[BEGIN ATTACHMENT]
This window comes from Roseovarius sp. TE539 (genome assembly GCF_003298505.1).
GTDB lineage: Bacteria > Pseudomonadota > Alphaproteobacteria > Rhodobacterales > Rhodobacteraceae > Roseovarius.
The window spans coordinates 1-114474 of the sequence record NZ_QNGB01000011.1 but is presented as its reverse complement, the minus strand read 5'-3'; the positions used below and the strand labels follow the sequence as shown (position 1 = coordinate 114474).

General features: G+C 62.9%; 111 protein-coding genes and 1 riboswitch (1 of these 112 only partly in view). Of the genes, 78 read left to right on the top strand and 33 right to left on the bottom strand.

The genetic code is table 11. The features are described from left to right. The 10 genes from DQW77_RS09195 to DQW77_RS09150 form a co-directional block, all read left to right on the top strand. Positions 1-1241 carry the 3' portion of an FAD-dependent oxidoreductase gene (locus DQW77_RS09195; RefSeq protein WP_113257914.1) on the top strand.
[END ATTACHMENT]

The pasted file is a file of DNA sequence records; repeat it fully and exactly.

This window comes from Roseovarius sp. TE539 (genome assembly GCF_003298505.1).
GTDB lineage: Bacteria > Pseudomonadota > Alphaproteobacteria > Rhodobacterales > Rhodobacteraceae > Roseovarius.
The window spans coordinates 1-114474 of the sequence record NZ_QNGB01000011.1 but is presented as its reverse complement, the minus strand read 5'-3'; the positions used below and the strand labels follow the sequence as shown (position 1 = coordinate 114474).

General features: G+C 62.9%; 111 protein-coding genes and 1 riboswitch (1 of these 112 only partly in view). Of the genes, 78 read left to right on the top strand and 33 right to left on the bottom strand.

The genetic code is table 11. The features are described from left to right. The 10 genes from DQW77_RS09195 to DQW77_RS09150 form a co-directional block, all read left to right on the top strand. Positions 1-1241 carry the 3' portion of an FAD-dependent oxidoreductase gene (locus DQW77_RS09195; RefSeq protein WP_113257914.1) on the top strand.